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In turn, girls who fall for the mirage of upward mobility more easily identify when other girls go through this mirage than when it affects themselves (Puigvert, 2015–2016).The Free_Teens_Desire project (2015–2016), in which the present study is framed, also investigated to what extent dialogue situations based on a ‘language of desire’ instead of on a ‘language of ethics’ can question adolescent girls’ desires that link attractiveness to violent behaviours, gathering for the first time quantitative data on this link (Puigvert, 2015–2016).Accordingly, due to imbalanced power relationships between men and women, this coercive dominant discourse (e.g., through TV, teen magazines, social networks, popular media, among other things) influences many girls’ and women’s socialization into linking attractiveness to people with violent attitudes and behaviours.Different qualitative investigations have analysed the impact of this coercive dominant discourse.
Nonetheless, research has revealed that in these cases, instead of increasing the girls’ or young women’s status or attractiveness, it decreases those qualities (Tellado et al., 2014).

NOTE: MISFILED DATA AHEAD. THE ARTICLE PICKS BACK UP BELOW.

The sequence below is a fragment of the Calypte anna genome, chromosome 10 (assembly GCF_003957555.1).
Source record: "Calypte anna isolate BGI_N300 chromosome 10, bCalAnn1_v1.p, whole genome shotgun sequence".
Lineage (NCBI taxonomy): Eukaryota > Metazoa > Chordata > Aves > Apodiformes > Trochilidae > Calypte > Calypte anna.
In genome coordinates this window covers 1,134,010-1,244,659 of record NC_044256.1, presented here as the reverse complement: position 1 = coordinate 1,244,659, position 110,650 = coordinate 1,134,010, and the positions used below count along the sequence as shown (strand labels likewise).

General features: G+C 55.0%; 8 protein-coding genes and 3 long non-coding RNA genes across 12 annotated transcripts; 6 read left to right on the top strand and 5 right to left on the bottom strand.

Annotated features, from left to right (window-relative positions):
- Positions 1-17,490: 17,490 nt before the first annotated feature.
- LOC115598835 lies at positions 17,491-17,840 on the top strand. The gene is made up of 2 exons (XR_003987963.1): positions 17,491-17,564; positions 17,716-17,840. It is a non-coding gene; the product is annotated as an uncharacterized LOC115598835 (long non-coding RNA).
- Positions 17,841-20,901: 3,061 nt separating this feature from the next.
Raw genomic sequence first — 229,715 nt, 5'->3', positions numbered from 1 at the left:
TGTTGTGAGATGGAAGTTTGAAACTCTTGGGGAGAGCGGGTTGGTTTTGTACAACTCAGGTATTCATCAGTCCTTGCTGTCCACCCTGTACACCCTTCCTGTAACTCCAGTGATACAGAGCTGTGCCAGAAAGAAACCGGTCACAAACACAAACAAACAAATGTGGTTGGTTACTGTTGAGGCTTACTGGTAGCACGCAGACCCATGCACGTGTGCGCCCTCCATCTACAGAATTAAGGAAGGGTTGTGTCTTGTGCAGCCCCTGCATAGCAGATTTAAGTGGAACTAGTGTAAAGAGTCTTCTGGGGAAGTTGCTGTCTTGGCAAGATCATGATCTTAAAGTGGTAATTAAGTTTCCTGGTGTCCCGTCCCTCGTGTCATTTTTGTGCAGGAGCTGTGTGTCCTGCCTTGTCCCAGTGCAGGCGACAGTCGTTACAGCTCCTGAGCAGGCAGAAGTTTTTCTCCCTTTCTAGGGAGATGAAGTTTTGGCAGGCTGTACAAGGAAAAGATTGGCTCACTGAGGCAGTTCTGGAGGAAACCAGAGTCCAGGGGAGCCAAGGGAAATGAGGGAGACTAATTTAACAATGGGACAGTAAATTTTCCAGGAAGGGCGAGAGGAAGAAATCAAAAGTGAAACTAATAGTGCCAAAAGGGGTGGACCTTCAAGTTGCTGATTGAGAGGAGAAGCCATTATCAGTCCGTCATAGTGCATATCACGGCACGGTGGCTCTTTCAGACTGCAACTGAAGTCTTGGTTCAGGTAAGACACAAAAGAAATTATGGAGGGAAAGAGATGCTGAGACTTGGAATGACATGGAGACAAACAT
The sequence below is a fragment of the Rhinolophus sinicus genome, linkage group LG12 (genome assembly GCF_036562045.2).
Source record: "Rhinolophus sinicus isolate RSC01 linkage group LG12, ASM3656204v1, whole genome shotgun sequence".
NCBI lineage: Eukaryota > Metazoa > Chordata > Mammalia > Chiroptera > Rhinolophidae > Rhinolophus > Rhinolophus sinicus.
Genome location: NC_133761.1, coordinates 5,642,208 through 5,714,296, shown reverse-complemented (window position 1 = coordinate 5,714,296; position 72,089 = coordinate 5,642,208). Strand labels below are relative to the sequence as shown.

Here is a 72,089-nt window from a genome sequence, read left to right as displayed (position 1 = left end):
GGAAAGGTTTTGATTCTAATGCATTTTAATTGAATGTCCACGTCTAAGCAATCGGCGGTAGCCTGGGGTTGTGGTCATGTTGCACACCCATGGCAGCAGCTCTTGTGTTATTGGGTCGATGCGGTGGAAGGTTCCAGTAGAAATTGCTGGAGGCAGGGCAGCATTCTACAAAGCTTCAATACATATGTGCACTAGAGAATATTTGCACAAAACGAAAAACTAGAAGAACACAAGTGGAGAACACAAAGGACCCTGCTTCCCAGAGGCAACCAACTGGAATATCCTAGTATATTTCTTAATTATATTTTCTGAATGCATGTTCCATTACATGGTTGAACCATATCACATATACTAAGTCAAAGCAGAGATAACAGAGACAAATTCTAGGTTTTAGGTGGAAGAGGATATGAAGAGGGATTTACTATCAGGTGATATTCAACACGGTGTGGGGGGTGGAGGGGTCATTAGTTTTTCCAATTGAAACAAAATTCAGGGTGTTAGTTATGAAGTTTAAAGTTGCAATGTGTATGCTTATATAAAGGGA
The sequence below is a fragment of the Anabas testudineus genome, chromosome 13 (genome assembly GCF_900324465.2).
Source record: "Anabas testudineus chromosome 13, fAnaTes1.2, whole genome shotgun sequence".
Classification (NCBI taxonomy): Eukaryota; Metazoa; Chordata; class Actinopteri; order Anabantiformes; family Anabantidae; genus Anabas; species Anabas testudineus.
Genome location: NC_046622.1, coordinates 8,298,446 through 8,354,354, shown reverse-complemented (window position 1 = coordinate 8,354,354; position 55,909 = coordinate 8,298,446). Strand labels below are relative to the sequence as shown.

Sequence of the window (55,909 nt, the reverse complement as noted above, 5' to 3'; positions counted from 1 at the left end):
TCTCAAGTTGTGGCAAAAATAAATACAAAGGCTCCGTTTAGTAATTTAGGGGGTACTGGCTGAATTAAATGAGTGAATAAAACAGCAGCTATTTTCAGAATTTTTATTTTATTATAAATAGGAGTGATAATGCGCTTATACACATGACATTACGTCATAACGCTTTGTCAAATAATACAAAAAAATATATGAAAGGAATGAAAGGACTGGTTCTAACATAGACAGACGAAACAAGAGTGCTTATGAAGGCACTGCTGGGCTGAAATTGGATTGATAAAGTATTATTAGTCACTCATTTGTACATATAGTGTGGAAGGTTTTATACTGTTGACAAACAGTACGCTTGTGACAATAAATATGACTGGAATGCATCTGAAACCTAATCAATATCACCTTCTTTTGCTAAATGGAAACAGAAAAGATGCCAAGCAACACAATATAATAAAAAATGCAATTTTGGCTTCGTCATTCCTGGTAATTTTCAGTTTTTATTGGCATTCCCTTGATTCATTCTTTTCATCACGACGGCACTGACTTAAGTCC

The disassociation between both types of languages and the ‘language of desire’ missing from many gender violence campaigns prevents them from being effective.
In not using the language which adolescents and the media tend to use, the campaigns do not challenge the dominant model of socialization and the association between violence and attraction that this imposes (Flecha and Puigvert, 2010).
The language of ethics is often used to educate children in a non-sexist way, in both home and school contexts (Rios-González et al., 2018).
Parents and teachers thus talk about what ‘is good’ or what ‘should be done’, using cognitive schemata to assess sexual-affective lives that are grounded in ethics.